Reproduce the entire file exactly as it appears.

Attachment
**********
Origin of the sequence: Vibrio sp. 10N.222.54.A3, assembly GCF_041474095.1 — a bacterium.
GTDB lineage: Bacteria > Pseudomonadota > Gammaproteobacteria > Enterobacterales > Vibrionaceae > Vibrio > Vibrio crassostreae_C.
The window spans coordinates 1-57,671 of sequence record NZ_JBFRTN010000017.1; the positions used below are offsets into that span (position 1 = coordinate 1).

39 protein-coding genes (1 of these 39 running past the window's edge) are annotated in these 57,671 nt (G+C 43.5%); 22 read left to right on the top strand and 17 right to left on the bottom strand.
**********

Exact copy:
Origin of the sequence: Vibrio sp. 10N.222.54.A3, assembly GCF_041474095.1 — a bacterium.
GTDB lineage: Bacteria > Pseudomonadota > Gammaproteobacteria > Enterobacterales > Vibrionaceae > Vibrio > Vibrio crassostreae_C.
The window spans coordinates 1-57,671 of sequence record NZ_JBFRTN010000017.1; the positions used below are offsets into that span (position 1 = coordinate 1).

39 protein-coding genes (1 of these 39 running past the window's edge) are annotated in these 57,671 nt (G+C 43.5%); 22 read left to right on the top strand and 17 right to left on the bottom strand.